Dear Water and Health Section Editor, T Wade,

We read with interest the article by Hamilton titled “Outbreaks of Legionnaires’ Disease and Pontiac Fever 2006–2017” [1]. Because the Centers for Disease Control and Prevention (CDC) reports a 5.5-fold increase between 2000 and 2017 [2••], we also share the concern about the increasing number of reports of legionella-related disease. However, Hamilton’s article, similar to the 2014 review by Walser [3] covering 2001–2012, presents a biased summary of reality. Based upon a small sample of cases, it reinforces a narrow view that cooling towers are the predominant source of cases of Legionnaires’ disease. It misses the need to address the broader issue.

The manner in which these two articles have been subsequently cited in some publications is quite concerning. Like a classic game of telephone, they drop critical modifying information. In the end, the original meaning has shifted. Using Hamilton [1] as its reference, the GroveWare Technologies [4] report makes two claims: One, that “cooling towers are the most commonly confirmed source of the bacterium that causes Legionnaires’ disease outbreaks,” and, two, that they “are responsible for the majority of outbreak deaths.” These claims are too generalized because the authors leave out the vital modifying phrase, “in the current literature review.” These statements, without the vital modifying phrase, incorrectly reinforce a narrow view.

Llewellyn’s [5] abstract echoes the narrow view, starting with, “Cooling towers (CTs) are a leading source of outbreaks of Legionnaires’ disease…” This idea is the catalyst to perform and report on a nationwide cooling tower sampling study. Showers and whirlpool spas are mentioned only once in the body of the paper. Cassell [6•] has a broader approach, recognizing that “Outbreaks tend to be associated with contaminated cooling towers and potable water sources…” She appropriately expands the position with, “…but the majority of legionellosis cases are not known to be associated with a common exposure,” and “that natural environmental reservoirs may have a greater influence on sporadic legionellosis cases than previously thought.”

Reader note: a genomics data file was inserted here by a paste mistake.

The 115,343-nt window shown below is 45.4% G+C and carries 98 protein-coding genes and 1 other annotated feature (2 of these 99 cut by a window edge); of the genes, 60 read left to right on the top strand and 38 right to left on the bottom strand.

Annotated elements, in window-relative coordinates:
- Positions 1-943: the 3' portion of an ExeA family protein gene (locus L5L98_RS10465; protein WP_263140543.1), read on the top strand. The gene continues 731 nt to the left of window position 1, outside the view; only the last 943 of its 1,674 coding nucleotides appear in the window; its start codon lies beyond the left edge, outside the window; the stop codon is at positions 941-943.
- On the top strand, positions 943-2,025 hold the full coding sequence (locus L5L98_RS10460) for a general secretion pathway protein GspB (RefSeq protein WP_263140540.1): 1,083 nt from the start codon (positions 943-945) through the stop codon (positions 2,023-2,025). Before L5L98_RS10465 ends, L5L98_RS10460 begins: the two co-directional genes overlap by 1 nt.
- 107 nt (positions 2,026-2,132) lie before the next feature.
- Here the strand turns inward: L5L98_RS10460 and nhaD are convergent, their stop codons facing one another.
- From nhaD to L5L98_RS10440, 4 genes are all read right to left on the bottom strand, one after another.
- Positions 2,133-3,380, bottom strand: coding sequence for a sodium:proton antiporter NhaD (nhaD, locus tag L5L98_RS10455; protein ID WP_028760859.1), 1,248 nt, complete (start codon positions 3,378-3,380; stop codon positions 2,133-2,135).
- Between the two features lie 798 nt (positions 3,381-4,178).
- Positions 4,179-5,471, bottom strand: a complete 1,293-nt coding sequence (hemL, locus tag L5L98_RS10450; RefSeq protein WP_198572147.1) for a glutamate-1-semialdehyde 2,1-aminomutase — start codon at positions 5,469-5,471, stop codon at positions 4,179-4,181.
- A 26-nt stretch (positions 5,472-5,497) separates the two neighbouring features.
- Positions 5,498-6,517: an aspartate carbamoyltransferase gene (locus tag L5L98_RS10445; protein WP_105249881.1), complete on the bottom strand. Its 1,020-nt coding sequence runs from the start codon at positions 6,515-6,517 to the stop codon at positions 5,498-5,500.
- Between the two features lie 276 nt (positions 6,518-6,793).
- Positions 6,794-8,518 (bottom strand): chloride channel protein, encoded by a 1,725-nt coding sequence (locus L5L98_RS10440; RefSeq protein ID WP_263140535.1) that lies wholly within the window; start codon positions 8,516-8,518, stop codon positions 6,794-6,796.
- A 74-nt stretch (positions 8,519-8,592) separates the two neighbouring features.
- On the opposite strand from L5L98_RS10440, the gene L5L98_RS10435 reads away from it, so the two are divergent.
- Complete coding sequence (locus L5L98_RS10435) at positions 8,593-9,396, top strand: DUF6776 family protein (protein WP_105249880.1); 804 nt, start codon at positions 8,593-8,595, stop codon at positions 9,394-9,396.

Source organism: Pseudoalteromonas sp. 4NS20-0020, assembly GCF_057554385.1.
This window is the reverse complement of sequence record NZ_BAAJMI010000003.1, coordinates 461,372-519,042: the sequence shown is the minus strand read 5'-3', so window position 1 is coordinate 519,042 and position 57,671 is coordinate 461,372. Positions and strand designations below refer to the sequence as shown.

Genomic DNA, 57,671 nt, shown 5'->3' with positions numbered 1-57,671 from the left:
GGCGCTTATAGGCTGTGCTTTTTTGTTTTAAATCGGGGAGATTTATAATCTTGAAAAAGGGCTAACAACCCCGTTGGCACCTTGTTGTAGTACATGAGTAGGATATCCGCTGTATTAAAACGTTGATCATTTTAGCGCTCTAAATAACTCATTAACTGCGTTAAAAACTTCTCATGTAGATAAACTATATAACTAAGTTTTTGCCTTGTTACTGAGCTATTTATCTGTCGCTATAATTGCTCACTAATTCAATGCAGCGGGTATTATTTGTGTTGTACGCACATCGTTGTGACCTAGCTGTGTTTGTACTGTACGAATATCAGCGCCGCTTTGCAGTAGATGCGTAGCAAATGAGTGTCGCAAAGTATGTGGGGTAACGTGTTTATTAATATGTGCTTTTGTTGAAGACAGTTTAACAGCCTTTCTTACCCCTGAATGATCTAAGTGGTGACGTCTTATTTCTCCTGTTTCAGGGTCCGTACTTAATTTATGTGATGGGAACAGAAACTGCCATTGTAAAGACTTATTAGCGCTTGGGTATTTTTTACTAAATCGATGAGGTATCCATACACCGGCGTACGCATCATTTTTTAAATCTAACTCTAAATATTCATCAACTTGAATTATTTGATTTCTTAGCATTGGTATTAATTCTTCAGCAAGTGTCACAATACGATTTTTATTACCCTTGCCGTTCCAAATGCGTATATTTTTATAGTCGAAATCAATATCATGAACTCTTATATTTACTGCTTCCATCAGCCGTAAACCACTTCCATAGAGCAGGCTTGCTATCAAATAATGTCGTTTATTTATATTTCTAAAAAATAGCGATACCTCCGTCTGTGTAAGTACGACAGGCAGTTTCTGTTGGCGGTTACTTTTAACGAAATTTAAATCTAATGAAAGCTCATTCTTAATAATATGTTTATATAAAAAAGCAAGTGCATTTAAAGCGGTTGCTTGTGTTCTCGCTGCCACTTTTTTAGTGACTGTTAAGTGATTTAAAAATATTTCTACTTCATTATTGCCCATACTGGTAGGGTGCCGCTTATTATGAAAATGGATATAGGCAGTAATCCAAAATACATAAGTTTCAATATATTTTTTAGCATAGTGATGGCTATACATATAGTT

Hammami [7] reports a Legionnaires’ disease cluster in Belgium. In the outbreak, the patients had Legionella pneumophila serogroup 1. Six cooling towers and, later, a truck wash and car wash were considered as possible sources. The truck wash samples were negative for legionella. The car wash samples were “positive up to 590,000 cfu/l [colony forming units per liter of water] of L. pneumophila serogroup 1,” which matched the serogroup found in the patients. The six cooling towers found only serogroups 2 to 14 at much lower concentrations of 500 and 2600 cfu/l. The car wash was the only source with the serogroup that matched the patients. However, the report concluded that a cooling tower with false negative legionella tests was the source of the outbreak [7]. The results did not match the narrow view that cooling towers are responsible for most outbreaks. Additional hypotheses must be considered when this occurs. Could this have resulted from a common water source to the community, reservoirs, storage sites, or the distribution system? Could maintenance on the distribution system have produced multiple simultaneous seeding events? How much did confirmation bias influence Hammami’s conclusion? How long will we maintain this perspective, dismiss evidence that does not align with it, miss the bigger picture, and publish other articles that reinforce the narrow view?

It is inappropriate to generalize the findings of Hamilton’s [1] systematic review to the majority of cases of Legionnaires’ disease. Although their search criteria may be relevant to summarize outbreaks that are both investigated and then published in the literature, the criteria miss the great majority of Legionnaires’ disease. An outbreak consists of two or more temporally and geographically related cases compared to the five cases required by Hamilton. The CDC form for case reports [8] only provides options for use of respiratory equipment, pulmonary conditions, and spa and whirlpool exposure. Cooling towers are not an available option. Likewise, other known sources, such as showers, hot water tanks, grocery store misters, car washes, fountains, sprinkler systems, and even drinking water, cannot be specifically annotated.